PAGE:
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Learn How to Learn: How to Understand and Connect Difficult Ideas Easily

Learn How to Learn: How to Understand and Connect Difficult Ideas Easily

I think you’ll agree with me when I say:

“We do not understand the difference between Information and Knowledge.”

As it turns out, most people assume they are the same thing, yet they are not. In fact, Information is required for Knowledge, but we are missing one key element… “Thinking”.

In this article, we will look into the process of learning information, and how we can really transfer it into learned knowledge.

What is transfer of learning

Professors at Cornell University and authors of Thinking at Every Desk, Derek and Laura Cabrera inform us that Knowledge = Information X Thinking. They are on a mission to introduce “Thinking” back into the classroom. Let me demonstrate one way in which they are doing this.

    Through the Cabrera’s Systems Thinking theory of Distinctions – Systems – Relationships – Perspectives (DSRP = “Thinking”), they show us how disparate subjects are interconnected and that DSRP increases our speed of knowing something. Essentially, it will increase our transfer.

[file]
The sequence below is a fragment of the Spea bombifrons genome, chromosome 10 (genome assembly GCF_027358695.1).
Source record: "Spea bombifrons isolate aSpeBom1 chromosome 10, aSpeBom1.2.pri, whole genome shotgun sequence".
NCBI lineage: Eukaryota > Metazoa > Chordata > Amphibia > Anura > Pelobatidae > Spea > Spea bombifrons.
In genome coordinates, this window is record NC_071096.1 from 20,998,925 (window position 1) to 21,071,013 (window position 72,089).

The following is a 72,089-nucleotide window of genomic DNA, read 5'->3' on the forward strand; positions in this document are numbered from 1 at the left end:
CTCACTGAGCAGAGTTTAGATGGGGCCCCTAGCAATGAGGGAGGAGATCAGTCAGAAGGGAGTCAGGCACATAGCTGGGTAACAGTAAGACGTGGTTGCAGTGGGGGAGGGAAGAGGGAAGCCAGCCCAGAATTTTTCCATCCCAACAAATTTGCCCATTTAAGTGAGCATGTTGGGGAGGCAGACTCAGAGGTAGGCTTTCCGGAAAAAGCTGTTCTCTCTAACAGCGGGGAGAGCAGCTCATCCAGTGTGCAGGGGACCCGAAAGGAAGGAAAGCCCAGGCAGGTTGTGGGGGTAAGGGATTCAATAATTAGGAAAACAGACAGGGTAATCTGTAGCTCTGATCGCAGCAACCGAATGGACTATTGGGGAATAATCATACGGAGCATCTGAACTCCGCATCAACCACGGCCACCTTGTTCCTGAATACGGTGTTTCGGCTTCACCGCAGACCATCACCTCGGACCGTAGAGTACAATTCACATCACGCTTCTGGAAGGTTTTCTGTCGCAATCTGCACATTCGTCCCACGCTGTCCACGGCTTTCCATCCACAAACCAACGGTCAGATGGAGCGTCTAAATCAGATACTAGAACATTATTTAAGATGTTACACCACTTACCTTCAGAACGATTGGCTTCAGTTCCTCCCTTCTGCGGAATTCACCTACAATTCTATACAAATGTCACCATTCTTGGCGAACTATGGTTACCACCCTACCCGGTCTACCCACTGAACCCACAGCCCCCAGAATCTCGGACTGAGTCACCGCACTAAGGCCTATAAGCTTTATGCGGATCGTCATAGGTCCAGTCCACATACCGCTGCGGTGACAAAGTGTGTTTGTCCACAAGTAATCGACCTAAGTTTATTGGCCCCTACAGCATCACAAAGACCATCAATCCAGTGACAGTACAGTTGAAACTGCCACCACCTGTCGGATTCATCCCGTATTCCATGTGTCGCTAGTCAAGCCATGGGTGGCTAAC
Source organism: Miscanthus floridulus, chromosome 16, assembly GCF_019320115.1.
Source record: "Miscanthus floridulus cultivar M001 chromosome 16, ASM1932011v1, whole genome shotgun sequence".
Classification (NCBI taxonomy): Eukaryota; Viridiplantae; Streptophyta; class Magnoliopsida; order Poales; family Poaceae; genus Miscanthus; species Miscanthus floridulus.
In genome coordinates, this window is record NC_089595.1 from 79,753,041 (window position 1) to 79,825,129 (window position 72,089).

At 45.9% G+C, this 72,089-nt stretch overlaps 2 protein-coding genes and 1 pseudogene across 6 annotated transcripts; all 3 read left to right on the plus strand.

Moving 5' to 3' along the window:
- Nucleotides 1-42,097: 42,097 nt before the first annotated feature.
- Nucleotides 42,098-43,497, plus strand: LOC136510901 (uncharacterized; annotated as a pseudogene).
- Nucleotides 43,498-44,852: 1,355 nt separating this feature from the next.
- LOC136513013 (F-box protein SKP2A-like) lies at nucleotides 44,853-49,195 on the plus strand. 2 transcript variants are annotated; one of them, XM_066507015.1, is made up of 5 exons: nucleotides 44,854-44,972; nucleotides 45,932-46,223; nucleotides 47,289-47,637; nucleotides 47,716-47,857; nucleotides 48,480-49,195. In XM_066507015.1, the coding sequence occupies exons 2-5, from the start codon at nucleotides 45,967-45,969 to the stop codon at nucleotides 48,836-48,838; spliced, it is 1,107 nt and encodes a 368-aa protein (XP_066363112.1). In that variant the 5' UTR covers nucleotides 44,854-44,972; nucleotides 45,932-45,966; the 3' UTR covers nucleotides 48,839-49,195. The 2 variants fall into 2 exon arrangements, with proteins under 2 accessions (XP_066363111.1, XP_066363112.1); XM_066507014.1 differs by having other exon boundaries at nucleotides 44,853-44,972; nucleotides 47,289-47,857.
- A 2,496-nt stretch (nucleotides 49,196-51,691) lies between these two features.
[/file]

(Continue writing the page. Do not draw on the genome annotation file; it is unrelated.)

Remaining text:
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    Transfer is a way to learn something in one area and apply it in another. We can do this through a variety of ways, yet let’s examine two:

    1. Vertical Transfer (also known as Far Transfer). A child learns something in third grade and applies it in fourth grade (or even as an adult). This is the more difficult form of transfer as you are applying what you are learning to something completely different — like learning the game of Wei-chi (aka Go) and applying it to strategy.
    2. Horizontal Transfer (also known as Near Transfer). A student learns something in one subject (i.e. English) and transfers it to another (i.e. Math).

    The Cabrera’s illustrate the significance of the transfer of learning. In fact, if a student or person has a high transfer, he or she will then become their own best teacher. As mentioned in Thinking at Every Desk,

    “If a student has a high transfer skills, she can learn one thing and then teach herself 10, 50, or 100 additional things.”

    Thinking about thinking

    When we understand the importance of transfer of learning and use DSRP to bring it about, we see phenomenal results in three important areas:[1]

    1. Increased Metacognition (thinking about thinking).
    2. Increased Deep Understanding (you learn the difference between analysis and synthesis).
    3. Increased Transfer (you are able to make vertical and horizontal connections).